The Ohio Farmers Union works to protect and enhance the economic interests and quality of life of Ohio’s family farmers, ranchers and rural communities.
The organizational framework of the National Farmers Union and the 32 allied state unions is represented in the triangle symbol to the left. At the base is our mission to educate. Education is the foundation which informs our efforts at the local, state and national levels to promote a family farmer and consumer friendly legislative agenda and foster cooperative business and community actions across Ohio and the United States.
A primary mission of the Ohio Farmers Union is to teach about the importance of family farm agriculture and its potential for a sustainable, healthy economy. OFU also believes the development of leaders who understand family farming, rural communities and cooperative, local business efforts is an important part of our educational mission.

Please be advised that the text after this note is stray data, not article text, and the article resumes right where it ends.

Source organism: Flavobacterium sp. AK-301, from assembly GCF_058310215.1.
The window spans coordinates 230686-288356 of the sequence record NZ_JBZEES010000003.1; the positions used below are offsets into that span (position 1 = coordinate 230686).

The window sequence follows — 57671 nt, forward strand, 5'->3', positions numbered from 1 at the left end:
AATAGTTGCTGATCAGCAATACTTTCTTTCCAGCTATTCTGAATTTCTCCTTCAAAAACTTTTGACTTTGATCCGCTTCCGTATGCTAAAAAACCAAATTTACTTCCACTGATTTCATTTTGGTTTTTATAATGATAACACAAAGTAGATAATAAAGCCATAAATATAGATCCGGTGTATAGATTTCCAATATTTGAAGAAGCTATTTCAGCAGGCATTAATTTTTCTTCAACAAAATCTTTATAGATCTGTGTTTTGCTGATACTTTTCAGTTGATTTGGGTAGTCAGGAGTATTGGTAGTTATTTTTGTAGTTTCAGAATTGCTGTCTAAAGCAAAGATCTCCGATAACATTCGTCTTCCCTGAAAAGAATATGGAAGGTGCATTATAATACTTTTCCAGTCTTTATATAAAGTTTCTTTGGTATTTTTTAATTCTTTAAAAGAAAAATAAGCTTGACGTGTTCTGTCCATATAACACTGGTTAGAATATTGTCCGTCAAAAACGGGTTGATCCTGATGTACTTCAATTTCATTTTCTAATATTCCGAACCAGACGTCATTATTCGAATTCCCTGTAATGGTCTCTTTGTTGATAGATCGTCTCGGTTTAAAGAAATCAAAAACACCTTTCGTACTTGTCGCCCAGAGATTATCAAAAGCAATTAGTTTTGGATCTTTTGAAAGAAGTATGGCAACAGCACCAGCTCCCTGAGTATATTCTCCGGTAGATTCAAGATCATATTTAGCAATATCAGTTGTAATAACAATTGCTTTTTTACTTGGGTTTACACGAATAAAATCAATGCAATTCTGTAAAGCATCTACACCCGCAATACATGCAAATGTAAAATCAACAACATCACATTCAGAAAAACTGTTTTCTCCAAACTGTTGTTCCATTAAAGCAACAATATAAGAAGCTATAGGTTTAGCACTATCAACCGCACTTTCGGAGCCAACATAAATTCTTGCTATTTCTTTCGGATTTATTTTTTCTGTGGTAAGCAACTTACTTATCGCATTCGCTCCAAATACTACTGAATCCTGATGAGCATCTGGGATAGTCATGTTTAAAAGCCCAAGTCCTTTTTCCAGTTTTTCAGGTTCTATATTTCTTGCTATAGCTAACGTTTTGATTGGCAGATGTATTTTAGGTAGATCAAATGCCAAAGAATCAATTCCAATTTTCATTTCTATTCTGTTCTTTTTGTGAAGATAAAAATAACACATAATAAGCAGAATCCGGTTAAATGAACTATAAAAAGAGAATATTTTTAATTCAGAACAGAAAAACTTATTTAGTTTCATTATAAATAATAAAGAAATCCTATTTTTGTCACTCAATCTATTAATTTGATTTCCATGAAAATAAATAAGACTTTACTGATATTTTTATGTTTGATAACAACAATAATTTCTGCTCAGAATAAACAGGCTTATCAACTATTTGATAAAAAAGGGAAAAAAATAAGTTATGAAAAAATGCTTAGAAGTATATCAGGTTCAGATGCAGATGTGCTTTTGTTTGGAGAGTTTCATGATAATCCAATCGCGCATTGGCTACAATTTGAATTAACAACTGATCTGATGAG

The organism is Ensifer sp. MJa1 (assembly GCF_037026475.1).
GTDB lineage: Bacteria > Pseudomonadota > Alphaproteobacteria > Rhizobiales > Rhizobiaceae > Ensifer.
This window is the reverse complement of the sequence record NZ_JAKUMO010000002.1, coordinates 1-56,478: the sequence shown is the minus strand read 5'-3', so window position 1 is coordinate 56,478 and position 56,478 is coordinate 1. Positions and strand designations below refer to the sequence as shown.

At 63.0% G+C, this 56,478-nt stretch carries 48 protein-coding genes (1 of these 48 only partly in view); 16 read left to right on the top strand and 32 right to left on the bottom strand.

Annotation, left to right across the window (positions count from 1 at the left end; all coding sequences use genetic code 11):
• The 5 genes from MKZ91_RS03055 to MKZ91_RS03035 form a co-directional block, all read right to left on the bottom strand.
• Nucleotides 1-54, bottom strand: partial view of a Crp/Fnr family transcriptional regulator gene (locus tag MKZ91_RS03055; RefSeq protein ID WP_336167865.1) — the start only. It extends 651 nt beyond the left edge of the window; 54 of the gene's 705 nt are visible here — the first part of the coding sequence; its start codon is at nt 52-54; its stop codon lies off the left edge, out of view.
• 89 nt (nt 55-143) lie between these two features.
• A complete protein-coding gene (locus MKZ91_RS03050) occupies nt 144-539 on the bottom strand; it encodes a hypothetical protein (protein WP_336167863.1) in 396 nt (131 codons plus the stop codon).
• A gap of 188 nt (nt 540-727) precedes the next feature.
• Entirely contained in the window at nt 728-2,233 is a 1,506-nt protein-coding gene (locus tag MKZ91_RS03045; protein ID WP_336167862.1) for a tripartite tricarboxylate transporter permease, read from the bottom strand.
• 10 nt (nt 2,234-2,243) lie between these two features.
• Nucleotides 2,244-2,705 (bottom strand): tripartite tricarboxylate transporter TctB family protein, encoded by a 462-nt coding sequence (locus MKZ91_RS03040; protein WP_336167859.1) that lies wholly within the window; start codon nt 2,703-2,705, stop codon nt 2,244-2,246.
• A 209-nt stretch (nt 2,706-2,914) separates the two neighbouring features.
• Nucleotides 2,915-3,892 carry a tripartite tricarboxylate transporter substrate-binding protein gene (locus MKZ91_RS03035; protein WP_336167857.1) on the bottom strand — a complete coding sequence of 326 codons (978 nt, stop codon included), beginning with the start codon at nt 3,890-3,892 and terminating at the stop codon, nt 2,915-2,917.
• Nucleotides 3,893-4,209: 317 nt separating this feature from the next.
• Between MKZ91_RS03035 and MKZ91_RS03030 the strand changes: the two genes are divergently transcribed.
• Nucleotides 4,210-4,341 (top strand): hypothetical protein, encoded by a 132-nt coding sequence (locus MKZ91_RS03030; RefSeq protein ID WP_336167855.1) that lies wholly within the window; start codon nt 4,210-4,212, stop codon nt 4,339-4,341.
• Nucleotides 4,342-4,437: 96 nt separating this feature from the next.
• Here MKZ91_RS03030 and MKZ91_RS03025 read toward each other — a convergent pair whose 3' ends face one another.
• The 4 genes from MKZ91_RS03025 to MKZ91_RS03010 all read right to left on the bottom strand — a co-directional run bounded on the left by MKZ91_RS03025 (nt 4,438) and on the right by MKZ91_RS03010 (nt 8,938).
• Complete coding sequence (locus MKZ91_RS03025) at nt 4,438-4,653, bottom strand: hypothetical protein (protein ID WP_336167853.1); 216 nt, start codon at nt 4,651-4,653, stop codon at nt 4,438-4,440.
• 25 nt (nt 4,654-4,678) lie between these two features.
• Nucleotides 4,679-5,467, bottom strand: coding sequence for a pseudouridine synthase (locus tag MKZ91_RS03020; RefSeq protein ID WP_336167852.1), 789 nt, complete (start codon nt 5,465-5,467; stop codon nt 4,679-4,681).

Our efforts to learn and teach extend into the public and political sphere. OFU leadership and members maintain close contact with members of the Ohio General Assembly and Ohio’s statewide elected officials. We believe that a representative democracy works best when citizens are directly engaged with their elected representatives on the issues that affect their daily lives and communities. Our lobbying efforts on Capitol Square in Columbus focus on the needs and rights of family farmers, rural communities and consumers. Since 1934 the Ohio Farmers Union has been a presence at the Ohio Statehouse standing up for economic fairness, sustainable agriculture and family farms.
Texas cotton farmers banding together in 1902 to get fairer prices at the local cotton gin grew into what is today the National Farmers Union. Since that time, cooperative business practices and community action have been a trademark of the organization at the state and national level. OFU supports efforts by family farmers and rural residents who work together to build stronger local economies. OFU also assists Ohio farmers in participating in programs such as the National Carbon Credit Program which rewards farmers who put carbon into the soil – taking the greenhouse gas out of the atmosphere. At the national and state levels, cooperation has also come to embrace the consumer more and more over the years.